2010 was a major time for music.
The year brought landmark records for artists like Kanye West, Kesha, and Vampire Weekend—all of which we've previously discussed at length. But that's only the tip of the iceberg of records that, despite being released a decade ago, still feel timeless in their own ways.
Lady Antebellum, Need You Now
Using a Black dialect isn't a meme—it's cultural appropriation.
As Black Lives Matter protests have rightfully taken the world by storm over the past couple of months, we're long overdue for thorough evaluations of just how often aspects of Black heritage have been co-opted by white audiences.
It should be obvious that much of fashion and music as we know it today was invented by Black people. We (hopefully) all know by now that we can no longer accept Blackface and use of the n-word by non-Black people as the norm—and Internet users have tried "canceling" offenders in the public eye, with varying degrees of success.
The band's eighth studio album is as heavy as you'd expect a National album to be, but adds a layer of softness to their cinematically-heavy indie rock.
To listen to I Am Easy To Find is to hear The National opening their world a little more.
The National's body of work embraces a cinematic heaviness, seeking shelter in a life filled with doubt and sadness; there's always a sense of reckoning, for better and worse, that pushes the stakes of each album in their discography higher and higher. But I Am Easy To Find feels more present in its focus than a National album has in years. Produced in a collaboration with director Mike Mills that also yielded a short film starring Alicia Vikander, the album directly confronts the ways distance, both physical and emotional, frays the strongest love. "I'm learning to lie in the quiet light / while I watch the sky go from black to gray / learning how not to die," frontman Matt Berninger intones on "Quiet Light," and learning how not to die becomes the album's pulse. It's a melancholy race against time, taking stock of what's important in life while they still can.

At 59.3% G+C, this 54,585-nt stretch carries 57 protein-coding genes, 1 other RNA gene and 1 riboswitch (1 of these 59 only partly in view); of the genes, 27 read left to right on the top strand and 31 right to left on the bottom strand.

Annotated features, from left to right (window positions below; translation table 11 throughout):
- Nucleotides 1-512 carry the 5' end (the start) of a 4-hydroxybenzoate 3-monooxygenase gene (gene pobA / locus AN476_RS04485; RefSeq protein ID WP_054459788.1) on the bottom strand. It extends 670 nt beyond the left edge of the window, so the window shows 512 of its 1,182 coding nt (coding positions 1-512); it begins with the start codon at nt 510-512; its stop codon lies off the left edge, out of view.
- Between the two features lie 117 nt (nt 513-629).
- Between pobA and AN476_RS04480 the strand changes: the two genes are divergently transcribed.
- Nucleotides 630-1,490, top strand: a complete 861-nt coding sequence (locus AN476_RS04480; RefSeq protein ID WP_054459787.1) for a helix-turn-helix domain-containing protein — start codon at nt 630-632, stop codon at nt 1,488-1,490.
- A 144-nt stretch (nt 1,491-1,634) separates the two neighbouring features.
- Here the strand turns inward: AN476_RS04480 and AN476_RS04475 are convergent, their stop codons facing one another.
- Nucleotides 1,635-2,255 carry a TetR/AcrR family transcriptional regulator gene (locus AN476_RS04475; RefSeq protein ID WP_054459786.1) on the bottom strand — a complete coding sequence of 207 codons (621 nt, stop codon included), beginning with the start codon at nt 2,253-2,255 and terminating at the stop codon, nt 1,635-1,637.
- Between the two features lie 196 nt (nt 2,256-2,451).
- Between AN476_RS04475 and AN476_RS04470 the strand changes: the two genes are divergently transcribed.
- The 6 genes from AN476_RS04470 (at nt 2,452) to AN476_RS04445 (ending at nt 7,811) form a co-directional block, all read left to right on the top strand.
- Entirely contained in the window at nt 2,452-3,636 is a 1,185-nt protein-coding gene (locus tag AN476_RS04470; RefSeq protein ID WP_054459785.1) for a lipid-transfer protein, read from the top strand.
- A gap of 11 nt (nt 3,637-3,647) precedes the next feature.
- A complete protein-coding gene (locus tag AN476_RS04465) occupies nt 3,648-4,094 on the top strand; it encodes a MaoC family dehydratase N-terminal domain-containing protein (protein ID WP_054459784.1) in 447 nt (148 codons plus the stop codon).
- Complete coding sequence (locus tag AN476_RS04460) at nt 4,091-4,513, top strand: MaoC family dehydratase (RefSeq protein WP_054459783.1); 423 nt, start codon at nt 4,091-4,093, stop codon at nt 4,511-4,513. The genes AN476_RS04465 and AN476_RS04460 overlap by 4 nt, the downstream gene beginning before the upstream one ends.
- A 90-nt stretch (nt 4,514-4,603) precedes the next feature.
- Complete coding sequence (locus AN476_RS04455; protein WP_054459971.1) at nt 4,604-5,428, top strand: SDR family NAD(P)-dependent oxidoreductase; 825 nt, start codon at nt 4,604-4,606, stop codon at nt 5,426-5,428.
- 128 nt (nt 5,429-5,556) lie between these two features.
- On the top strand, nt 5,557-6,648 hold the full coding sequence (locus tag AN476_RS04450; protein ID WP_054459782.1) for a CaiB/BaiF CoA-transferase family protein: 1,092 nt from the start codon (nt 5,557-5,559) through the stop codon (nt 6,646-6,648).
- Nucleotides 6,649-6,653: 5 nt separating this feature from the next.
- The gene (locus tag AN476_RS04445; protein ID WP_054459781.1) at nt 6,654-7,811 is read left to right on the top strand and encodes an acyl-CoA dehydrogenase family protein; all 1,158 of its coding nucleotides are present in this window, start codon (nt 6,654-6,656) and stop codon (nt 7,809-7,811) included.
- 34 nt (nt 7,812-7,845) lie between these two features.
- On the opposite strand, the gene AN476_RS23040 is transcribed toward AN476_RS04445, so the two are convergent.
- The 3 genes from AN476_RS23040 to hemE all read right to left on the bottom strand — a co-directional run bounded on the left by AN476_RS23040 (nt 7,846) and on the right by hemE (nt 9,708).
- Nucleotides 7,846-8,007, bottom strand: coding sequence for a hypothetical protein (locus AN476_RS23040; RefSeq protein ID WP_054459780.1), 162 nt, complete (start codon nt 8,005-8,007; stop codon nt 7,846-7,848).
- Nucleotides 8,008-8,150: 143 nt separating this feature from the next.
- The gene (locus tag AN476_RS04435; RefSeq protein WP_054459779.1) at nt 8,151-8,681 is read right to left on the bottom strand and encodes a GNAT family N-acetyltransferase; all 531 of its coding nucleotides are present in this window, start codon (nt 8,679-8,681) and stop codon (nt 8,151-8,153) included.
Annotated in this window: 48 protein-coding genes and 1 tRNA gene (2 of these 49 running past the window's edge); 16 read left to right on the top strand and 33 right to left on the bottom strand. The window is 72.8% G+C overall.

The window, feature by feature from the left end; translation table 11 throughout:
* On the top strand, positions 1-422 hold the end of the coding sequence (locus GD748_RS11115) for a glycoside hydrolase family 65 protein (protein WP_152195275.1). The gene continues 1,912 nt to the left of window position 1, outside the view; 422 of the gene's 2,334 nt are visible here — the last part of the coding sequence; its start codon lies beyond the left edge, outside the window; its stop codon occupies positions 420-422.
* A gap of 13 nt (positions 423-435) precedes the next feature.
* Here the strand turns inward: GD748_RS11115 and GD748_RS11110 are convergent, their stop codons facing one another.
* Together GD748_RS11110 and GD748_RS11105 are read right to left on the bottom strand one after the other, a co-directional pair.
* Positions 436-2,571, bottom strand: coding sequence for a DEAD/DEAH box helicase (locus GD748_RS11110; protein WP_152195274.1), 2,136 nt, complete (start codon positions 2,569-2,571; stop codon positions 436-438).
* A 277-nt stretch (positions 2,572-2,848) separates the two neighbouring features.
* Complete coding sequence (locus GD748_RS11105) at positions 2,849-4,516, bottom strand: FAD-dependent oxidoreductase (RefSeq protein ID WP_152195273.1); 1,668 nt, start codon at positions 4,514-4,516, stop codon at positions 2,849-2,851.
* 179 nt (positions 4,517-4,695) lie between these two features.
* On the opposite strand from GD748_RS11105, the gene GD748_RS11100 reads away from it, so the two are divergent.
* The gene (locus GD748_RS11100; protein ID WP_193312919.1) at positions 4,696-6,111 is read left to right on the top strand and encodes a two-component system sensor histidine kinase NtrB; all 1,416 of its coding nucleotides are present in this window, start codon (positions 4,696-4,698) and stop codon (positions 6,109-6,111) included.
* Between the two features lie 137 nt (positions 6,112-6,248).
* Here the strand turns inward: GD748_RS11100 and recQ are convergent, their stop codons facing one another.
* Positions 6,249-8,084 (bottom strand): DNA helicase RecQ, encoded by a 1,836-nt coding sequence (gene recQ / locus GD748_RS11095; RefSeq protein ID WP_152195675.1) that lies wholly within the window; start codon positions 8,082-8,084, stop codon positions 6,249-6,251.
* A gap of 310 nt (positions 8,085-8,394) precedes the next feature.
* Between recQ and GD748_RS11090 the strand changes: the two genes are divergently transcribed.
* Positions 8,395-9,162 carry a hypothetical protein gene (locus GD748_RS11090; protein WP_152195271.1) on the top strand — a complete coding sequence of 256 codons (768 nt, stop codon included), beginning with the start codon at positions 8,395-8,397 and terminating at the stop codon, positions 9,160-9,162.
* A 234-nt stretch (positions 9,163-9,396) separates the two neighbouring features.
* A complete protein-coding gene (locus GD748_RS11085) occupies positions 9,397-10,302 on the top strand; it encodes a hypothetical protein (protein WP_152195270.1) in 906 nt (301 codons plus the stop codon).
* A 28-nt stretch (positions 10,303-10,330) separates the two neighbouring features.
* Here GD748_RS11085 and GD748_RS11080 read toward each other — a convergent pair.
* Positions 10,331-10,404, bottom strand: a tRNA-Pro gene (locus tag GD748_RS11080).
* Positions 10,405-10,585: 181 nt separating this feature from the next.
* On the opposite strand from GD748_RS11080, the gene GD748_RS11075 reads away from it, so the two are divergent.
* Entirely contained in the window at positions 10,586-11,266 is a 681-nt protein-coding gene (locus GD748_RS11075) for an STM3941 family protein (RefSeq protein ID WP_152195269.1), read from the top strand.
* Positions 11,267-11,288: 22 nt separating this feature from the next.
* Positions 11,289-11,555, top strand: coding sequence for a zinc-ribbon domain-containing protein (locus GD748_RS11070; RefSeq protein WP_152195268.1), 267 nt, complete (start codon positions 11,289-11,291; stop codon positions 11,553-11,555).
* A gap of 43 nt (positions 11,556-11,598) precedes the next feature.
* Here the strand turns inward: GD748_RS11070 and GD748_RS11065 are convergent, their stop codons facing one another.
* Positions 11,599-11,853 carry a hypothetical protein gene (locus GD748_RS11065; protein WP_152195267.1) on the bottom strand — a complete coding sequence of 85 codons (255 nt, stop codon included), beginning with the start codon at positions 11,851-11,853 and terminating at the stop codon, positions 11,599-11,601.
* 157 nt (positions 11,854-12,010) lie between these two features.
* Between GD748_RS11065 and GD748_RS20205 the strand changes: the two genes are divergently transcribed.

I Am Easy To Find marries The National's dark indie rock with an orchestral verve, experimenting with the urgency the sound of strings lends a piece of music. The personal and exhaustive lyricism meshes well with the vivid soundscape, underscoring the album's emphasis on the present. "You Had Your Soul With You" and "Hairpin Turns" envision different faltering relationships, ranging from regret and guilt to impassioned, indignant heartbreak. The ballad-like "Not In Kansas" lives up to its iconic name, tracing what makes a life worth living with soft and excoriating imagery, while leaner tracks like "Where Is Her Head" and "Dust Swirls In Strange Light" play with pure sensation to indicate a thematic path. "Rylan," towards the end of the album, does this most explicitly in a plea to a child to grasp as much as life as they can, a plea that ends up sounding like a warning. The National does their best work giving uncertain answers, promising no happy ending but assuring the listener that a happy ending is still worth wanting.
"I Am Easy To Find" - A Film by Mike Mills / An Album by The National youtu.be
Maybe the most fascinating aspect of the album is the conscious way it takes the shape of a conversation—or a series of conversations—between Berninger's deep baritone voice and the various female collaborators featured on the album. Gail Ann Dorsey, Sharon Van Etten, Lisa Hannigan, Mina Tandle and more—accomplished artists and collaborators in their own right—appear as featured vocalists throughout the album, singing with and responding to Berninger's voice laid-bare. The lyrics plumb the depths of uncertainty and heartbreak, set against the sound's magnetic score, but this sense of communication, of genuine emotional exchange, grounds the album's ambition in something real. "Oblivions" and "The Pull of You," especially, use their central duets to try to bridge the chasm between the promises lovers make and what it takes to keep that love alive. This pairing of male and female vocals on a majority of the songs invoke a vast swath of narrative possibility—partners, parents, a generous breadth of perspective—but, most importantly, it allows The National to tell a more fleshed-out story.
The album's title track comes off like a bitter lullaby, a love poem tinged by cynicism: "I'm not going anywhere / Who do I think I'm kidding? / I'm still standing in the same place / Where you left me standing." But the refrain, and the album's title shouldn't be seen as giving up. It's perhaps best understood as a reassurance that whatever imperfect humanity gets in the way, the love that's built between two people is still worth salvaging. I Am Easy To Find is literal in its location and restorative in its commitment; it's a love story where understanding, rather than happily-ever-after, is an acceptable ending.
I Am Easy to Find
Matthew Apadula is a writer and music critic from New York. His work has previously appeared on GIGsoup Music and in Drunk in a Midnight Choir. Find him on Twitter @imdoingmybest.
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